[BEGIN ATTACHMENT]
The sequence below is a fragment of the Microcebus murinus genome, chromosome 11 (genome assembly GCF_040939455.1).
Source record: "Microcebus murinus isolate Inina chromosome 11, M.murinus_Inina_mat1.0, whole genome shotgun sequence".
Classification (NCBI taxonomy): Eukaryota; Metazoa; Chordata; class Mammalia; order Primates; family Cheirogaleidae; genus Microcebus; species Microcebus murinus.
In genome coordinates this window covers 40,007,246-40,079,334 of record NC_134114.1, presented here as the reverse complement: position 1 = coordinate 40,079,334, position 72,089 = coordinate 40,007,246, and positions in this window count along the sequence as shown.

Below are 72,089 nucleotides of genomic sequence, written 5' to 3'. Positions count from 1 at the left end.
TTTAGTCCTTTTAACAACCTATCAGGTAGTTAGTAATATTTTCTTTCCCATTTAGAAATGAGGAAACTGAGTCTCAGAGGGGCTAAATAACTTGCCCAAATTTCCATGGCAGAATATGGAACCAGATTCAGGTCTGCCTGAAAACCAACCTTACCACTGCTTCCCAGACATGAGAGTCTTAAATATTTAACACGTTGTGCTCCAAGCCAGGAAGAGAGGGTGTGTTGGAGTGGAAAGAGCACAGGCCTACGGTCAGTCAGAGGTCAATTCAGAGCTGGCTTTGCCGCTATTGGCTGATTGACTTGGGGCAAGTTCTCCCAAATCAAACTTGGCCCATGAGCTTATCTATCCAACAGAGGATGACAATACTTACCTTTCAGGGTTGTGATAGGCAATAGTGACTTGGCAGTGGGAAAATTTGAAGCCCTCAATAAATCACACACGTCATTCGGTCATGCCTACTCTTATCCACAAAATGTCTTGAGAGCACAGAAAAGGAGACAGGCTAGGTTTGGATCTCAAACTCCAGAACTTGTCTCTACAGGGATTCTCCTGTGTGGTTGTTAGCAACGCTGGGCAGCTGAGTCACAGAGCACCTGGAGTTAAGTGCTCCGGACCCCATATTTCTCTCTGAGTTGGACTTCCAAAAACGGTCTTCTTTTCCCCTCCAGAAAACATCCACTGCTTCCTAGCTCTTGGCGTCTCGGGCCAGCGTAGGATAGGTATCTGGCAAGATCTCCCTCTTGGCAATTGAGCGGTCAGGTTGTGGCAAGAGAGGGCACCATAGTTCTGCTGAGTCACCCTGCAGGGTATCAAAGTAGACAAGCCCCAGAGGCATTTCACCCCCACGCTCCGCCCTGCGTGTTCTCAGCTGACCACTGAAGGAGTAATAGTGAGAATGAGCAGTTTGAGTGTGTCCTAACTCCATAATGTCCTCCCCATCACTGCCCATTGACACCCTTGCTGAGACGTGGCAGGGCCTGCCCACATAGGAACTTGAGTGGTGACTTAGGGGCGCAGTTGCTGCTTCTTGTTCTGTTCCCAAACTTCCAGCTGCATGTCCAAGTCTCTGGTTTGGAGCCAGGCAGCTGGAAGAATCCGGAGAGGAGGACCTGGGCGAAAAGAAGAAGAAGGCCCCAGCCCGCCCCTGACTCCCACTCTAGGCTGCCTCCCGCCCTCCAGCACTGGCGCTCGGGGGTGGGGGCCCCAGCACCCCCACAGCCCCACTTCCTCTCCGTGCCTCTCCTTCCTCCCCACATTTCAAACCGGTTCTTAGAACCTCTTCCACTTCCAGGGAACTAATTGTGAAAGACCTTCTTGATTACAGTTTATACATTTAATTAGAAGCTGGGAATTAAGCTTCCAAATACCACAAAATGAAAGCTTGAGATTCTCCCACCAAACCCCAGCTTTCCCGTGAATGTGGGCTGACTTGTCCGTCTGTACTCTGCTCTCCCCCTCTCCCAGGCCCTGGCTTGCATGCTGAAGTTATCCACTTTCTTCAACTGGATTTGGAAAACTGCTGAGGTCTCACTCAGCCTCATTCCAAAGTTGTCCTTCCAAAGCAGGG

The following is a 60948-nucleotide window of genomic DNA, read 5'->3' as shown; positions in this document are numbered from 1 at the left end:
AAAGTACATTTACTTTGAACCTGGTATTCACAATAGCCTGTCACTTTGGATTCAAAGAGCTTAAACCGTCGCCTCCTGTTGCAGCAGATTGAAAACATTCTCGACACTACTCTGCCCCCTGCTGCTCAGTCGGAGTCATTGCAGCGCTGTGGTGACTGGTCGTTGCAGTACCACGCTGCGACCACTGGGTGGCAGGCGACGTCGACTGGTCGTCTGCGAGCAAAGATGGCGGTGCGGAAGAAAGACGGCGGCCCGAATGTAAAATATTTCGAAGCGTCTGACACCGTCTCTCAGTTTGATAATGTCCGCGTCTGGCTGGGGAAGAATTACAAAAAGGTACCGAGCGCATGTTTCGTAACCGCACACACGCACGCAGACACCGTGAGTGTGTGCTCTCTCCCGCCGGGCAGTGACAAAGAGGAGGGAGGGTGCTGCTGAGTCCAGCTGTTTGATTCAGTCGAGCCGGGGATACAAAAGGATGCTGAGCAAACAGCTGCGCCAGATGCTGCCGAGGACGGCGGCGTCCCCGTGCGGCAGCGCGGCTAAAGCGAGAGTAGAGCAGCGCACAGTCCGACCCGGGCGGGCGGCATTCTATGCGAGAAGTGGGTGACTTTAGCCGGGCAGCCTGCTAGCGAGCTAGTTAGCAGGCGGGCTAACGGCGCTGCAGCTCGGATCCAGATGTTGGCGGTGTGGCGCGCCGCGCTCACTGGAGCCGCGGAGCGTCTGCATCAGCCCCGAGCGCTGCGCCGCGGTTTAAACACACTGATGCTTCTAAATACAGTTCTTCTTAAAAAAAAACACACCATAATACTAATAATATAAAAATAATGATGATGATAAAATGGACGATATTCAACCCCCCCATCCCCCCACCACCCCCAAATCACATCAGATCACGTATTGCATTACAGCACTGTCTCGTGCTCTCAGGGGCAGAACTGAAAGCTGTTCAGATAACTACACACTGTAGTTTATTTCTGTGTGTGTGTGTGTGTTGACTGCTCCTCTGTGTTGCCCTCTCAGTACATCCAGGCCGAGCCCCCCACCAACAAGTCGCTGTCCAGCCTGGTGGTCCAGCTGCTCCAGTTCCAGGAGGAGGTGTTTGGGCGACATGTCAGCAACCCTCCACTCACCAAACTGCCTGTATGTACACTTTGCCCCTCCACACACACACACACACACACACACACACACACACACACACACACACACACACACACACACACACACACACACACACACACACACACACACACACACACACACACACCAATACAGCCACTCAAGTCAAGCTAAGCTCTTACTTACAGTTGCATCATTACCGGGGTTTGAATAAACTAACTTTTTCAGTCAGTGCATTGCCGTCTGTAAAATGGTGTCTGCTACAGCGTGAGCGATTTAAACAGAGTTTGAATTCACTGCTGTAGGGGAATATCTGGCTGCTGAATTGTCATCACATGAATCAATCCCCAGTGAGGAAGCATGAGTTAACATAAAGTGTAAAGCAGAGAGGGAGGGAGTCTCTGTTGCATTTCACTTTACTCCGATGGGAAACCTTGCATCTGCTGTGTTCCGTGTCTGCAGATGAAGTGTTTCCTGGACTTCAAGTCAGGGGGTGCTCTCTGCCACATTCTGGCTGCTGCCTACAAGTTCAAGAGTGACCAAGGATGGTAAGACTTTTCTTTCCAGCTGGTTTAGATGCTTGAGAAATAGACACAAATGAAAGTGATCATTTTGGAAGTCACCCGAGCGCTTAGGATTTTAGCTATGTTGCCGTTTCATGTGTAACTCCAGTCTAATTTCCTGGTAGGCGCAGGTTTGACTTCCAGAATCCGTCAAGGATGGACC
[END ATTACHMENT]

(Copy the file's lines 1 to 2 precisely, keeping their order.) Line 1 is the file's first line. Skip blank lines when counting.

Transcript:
The sequence below is a fragment of the Microcebus murinus genome, chromosome 11 (genome assembly GCF_040939455.1).
Source record: "Microcebus murinus isolate Inina chromosome 11, M.murinus_Inina_mat1.0, whole genome shotgun sequence".